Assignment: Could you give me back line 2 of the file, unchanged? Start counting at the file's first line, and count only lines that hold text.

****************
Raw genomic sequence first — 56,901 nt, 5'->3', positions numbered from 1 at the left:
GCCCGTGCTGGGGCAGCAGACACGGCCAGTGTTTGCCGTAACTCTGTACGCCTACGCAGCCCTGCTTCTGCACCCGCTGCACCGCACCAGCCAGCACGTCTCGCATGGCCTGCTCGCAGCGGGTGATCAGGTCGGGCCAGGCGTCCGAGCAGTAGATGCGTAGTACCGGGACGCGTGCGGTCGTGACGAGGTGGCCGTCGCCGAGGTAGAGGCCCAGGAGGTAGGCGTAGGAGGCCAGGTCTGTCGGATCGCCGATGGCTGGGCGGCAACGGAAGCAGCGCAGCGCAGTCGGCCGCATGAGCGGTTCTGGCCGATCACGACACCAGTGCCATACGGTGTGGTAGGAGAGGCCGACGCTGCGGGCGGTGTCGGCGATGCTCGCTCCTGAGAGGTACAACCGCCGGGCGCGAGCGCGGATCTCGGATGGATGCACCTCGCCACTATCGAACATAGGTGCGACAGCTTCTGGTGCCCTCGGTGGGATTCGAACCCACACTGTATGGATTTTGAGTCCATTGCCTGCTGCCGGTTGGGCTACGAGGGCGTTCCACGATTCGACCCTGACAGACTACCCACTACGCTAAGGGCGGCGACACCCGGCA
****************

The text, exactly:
GCCCGTGCTGGGGCAGCAGACACGGCCAGTGTTTGCCGTAACTCTGTACGCCTACGCAGCCCTGCTTCTGCACCCGCTGCACCGCACCAGCCAGCACGTCTCGCATGGCCTGCTCGCAGCGGGTGATCAGGTCGGGCCAGGCGTCCGAGCAGTAGATGCGTAGTACCGGGACGCGTGCGGTCGTGACGAGGTGGCCGTCGCCGAGGTAGAGGCCCAGGAGGTAGGCGTAGGAGGCCAGGTCTGTCGGATCGCCGATGGCTGGGCGGCAACGGAAGCAGCGCAGCGCAGTCGGCCGCATGAGCGGTTCTGGCCGATCACGACACCAGTGCCATACGGTGTGGTAGGAGAGGCCGACGCTGCGGGCGGTGTCGGCGATGCTCGCTCCTGAGAGGTACAACCGCCGGGCGCGAGCGCGGATCTCGGATGGATGCACCTCGCCACTATCGAACATAGGTGCGACAGCTTCTGGTGCCCTCGGTGGGATTCGAACCCACACTGTATGGATTTTGAGTCCATTGCCTGCTGCCGGTTGGGCTACGAGGGCGTTCCACGATTCGACCCTGACAGACTACCCACTACGCTAAGGGCGGCGACACCCGGCA